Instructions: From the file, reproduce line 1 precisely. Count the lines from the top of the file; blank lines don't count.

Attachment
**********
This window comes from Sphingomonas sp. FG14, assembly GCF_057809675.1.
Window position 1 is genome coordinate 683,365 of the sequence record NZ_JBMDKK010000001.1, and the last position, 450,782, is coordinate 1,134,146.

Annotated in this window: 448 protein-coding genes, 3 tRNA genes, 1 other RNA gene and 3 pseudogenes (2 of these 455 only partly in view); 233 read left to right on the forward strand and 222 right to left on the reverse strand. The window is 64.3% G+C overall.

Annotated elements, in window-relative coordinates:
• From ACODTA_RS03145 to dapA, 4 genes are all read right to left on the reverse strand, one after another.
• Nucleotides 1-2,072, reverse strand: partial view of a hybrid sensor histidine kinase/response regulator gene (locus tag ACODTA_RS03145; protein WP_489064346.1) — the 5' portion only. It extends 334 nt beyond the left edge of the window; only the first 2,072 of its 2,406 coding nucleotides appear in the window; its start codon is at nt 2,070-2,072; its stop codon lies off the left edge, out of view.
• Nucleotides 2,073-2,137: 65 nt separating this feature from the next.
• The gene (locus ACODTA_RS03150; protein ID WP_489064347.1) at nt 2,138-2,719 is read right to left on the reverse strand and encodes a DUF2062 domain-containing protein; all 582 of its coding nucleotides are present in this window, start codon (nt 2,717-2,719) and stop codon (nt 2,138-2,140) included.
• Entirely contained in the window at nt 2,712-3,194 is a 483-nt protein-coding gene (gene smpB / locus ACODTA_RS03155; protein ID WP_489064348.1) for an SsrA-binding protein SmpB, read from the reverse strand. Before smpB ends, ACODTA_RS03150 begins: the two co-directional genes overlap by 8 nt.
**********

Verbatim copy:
This window comes from Sphingomonas sp. FG14, assembly GCF_057809675.1.